Who is this guy?
This isn't a feeble attempt to test your golf I.Q. It's more like a feeble attempt to slide NBC viewers a crib sheet before players tee off Thursday for this year's U.S. Open. Luke Donald is the No. 1 ranked professional golfer in the world. Lee Westwood is second. Martin Kaymer is third.
Mind you, the broadcasters' descriptive "World's No. 1" and Tiger Woods were coupled for so long that it seemed the gifted one would take that title to his grave. Not so, though, in golf world. Ask any weekend hacker; the golf gods can be fickle -- even when it comes to the fate of one of their own: Tiger Woods.
So when the top three players in the world tee off in the Open, drivers will land crushing blows to perfectly dimpled golf balls, but most of the world will not hear a sound. Worse, the Sunday finale might prove similarly quiet. In both cases, this existential moment is brought to you by the now sad collapse of Tiger Woods.
This week was supposed to bring redemption, at least on the links, for the man whose own bad behavior destroyed his marriage and turned big-bucks sponsors, along with a good chunk of an adoring public, against him. His near-miss in the Masters this year was a cruel tease. Tiger was on course, literally, to return to greatness. The wicked irony, though, is that instead of a legendary, courageous playoff victory while limping on a broken bone and a wounded knee (see 2008 U.S. Open), Tiger Woods will watch this U.S. Open from behind the ropes and on the disabled list.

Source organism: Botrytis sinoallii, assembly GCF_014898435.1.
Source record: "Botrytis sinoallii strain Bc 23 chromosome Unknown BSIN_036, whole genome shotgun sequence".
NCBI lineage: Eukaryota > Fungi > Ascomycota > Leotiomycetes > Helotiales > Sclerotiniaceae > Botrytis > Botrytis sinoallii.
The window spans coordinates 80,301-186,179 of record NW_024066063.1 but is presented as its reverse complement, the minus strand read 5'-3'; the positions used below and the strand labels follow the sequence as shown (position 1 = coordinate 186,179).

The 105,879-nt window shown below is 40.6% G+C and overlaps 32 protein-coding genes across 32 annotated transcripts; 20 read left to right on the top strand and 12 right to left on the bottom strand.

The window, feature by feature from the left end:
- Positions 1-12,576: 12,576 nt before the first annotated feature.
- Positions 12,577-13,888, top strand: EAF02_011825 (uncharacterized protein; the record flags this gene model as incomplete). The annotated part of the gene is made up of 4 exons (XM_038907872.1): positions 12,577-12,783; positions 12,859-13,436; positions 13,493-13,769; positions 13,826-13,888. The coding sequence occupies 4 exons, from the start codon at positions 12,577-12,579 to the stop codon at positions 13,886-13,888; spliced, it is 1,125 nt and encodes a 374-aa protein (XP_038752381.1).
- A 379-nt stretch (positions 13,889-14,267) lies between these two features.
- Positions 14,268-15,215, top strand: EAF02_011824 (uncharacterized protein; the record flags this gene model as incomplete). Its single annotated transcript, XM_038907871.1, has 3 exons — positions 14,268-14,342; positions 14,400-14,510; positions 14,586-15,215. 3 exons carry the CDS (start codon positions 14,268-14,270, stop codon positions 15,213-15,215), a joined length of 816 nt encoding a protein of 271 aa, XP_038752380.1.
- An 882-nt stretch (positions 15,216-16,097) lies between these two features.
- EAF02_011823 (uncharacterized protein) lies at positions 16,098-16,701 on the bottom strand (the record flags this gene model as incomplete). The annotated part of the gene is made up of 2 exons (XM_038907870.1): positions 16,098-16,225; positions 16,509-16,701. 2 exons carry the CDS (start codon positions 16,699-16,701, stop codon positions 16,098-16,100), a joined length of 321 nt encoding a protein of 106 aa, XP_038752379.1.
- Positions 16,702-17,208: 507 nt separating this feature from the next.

Alas, poor NBC will be granny-free this weekend. Many have said that their grandmothers, who know nothing about golf, watch Sunday finishes when Tiger Woods is in contention. Those who think that an albatross is a bad thing won't watch this Tigerless U.S. Open. Tiger lures the casual audience to golf broadcasts.
Nearly as bad, though, for NBC, is the fact that the highest ranked American player is Steve Stricker, wholly a fine gent, but not exactly a household name outside golf homes. Striker is No. 4 in the world and also two-time Comeback Player of the Year.
Here's what NBC needs: the 2011 version of Francis Ouimet.
Quick golf /movie history lesson.
At age 20, the former caddie, who was the son of a poor immigrant family, won the 1913 U.S. Open. And the youngster didn't just catch lightning in a bottle during a down year for golf. Francis Ouimet defeated British legends Harry Vardon (yes, he of the Vardon grip!) and Ted Ray.
Nearly a century later, NBC would dearly love to have such a captivating character seize the national stage. For the fashion conscious, Ricky Fowler comes to mind. This young man with no reservations about wearing flamboyant colors has a colorful game to match, but his sticks have cooled off lately. Phil Mickelson (No. 5 in the world) is popular, but not fresh on the scene. Dustin Johnson launches a golf ball in the way that awakens most men from sweat-soaked dreams. If only. Fred Couples is perpetually popular, but at that age when the nearly 4.5-mile walk in Washington, D.C., heat takes a toll by Day 3 of the four-day tournament.
The breathtaking course alone -- beautiful Congressional -- is enough to entice hard-core golf audiences, even with a field of players whose last names are followed by the question "Who?"
For casual viewers, though, your best bet is to rent The Greatest Game Ever Played, and enjoy the saga of the 1913 U.S. Open.
(BTW, that guy at the top is world No. 1 golfer Luke Donald.)
[TV schedule for the 2011 U.S. Open, all times ET -- Thursday 10 a.m. on ESPN, 3 p.m. on NBC; Friday 10 a.m. on ESPN, 3 p.m. on NBC; Saturday at 2 p.m. on NBC; Sunday at 1:30 p.m. on NBC.]
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